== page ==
Quantum Against Climate Change
QCentroid is fostering a stakeholder ecosystem where sustainable transformation and prosperity are incentivized and aligned. We believe that science, data, and exponential technologies will be quintessential in realizing sustainable new ways of working, living, and driving industry transformation forward.
One of the focus areas of QCentroid is quantum computing for sustainability. In this article, we explore how quantum computing, a Fourth Industrial Revolution (4IR) technology that we believe will form the base layer of the future technology stack, can have an exponential impact on the fight against climate change.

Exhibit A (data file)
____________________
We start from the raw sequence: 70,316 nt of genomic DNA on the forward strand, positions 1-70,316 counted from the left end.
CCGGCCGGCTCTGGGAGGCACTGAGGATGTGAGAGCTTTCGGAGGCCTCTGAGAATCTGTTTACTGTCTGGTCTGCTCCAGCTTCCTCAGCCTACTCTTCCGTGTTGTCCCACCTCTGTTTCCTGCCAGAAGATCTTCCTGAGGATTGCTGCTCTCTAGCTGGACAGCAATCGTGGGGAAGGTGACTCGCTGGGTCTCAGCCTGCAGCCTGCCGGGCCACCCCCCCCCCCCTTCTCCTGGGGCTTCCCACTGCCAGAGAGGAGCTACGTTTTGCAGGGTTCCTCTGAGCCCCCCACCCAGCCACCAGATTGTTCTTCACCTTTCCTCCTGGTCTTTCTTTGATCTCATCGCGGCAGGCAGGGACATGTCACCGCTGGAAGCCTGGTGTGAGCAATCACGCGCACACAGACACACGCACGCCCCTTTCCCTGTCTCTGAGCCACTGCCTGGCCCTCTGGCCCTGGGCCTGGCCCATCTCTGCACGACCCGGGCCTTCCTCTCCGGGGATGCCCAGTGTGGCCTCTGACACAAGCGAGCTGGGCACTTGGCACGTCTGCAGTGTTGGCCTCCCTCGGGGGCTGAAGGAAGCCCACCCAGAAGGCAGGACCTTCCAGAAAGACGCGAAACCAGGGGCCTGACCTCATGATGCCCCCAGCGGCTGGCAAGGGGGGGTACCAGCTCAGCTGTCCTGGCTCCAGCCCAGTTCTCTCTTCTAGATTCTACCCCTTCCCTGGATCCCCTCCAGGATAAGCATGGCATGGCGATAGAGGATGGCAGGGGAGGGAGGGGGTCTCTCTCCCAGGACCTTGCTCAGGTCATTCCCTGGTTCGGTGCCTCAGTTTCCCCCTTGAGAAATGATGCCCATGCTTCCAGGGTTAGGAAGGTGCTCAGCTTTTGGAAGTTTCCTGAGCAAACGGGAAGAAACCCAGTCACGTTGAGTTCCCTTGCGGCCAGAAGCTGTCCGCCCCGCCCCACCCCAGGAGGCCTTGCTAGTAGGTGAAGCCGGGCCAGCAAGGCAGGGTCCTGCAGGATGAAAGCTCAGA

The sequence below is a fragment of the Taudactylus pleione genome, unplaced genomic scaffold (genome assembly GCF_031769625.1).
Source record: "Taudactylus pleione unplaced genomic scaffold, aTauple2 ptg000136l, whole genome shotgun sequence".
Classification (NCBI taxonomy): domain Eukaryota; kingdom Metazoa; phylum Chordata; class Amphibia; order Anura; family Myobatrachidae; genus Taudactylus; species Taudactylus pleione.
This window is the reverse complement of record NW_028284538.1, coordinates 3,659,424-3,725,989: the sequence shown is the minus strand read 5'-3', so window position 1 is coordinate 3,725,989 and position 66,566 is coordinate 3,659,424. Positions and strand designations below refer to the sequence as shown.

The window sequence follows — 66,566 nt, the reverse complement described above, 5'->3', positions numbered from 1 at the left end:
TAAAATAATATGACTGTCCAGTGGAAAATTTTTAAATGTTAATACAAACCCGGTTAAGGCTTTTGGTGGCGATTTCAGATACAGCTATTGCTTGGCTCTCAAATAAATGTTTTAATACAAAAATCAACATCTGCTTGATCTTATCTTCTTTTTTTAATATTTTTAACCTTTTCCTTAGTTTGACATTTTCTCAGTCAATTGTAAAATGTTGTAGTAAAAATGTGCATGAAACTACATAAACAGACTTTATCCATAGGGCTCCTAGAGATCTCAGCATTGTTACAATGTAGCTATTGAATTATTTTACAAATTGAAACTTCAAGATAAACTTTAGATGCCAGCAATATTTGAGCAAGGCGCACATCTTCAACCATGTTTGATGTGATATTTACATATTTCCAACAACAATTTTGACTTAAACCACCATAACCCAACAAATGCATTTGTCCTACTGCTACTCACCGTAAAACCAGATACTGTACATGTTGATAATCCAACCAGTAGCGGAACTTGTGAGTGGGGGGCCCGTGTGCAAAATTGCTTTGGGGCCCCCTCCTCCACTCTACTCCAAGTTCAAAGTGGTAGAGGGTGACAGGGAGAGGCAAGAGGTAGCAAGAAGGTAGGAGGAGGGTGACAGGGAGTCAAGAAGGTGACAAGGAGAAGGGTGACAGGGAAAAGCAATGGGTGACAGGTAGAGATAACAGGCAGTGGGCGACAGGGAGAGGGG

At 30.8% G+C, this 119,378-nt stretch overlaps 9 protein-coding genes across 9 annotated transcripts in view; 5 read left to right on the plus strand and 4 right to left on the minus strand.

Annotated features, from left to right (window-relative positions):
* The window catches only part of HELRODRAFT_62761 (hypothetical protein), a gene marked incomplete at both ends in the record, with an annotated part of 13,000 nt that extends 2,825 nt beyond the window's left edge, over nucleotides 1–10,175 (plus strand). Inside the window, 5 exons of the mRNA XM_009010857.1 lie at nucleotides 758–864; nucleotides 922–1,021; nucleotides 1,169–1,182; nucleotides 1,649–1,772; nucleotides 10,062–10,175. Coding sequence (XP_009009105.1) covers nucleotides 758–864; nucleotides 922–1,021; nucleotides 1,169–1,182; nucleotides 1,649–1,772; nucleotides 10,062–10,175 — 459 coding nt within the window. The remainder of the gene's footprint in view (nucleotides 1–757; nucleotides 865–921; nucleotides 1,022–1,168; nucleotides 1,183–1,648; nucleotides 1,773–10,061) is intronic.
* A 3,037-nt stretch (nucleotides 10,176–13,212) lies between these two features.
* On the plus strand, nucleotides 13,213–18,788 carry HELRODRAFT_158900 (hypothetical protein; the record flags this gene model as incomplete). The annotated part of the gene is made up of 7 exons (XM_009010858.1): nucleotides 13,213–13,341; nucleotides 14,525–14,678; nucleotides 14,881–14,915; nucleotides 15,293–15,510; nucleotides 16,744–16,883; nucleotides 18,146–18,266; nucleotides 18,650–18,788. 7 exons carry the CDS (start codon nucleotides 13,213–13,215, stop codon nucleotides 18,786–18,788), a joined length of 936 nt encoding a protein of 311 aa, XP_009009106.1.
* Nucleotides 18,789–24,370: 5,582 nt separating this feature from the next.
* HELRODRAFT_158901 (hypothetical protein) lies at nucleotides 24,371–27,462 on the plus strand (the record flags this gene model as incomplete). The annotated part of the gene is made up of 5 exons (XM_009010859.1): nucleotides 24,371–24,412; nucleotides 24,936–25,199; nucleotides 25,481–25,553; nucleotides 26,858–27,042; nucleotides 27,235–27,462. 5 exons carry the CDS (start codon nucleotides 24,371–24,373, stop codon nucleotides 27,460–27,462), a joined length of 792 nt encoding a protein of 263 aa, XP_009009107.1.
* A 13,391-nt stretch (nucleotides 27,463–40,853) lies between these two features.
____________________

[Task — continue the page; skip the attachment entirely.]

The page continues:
In this article, we explore how quantum computing can have an exponential impact on the fight against climate change
We hope to inspire collaboration on individual, academic, and industrial scales in this effort. Please reach out to us to inquire about how we can join forces.
Sustainability and Quantum Technologies
We live in a critical chapter of human history. The existential threat posed by accelerating climate change and nature loss intensifies daily. The UN's 17 Sustainable Development Goals (SDGs), also called the Global Goals, outline these problems as an urgent call to action and provide guidelines for proliferating peace and prosperity worldwide.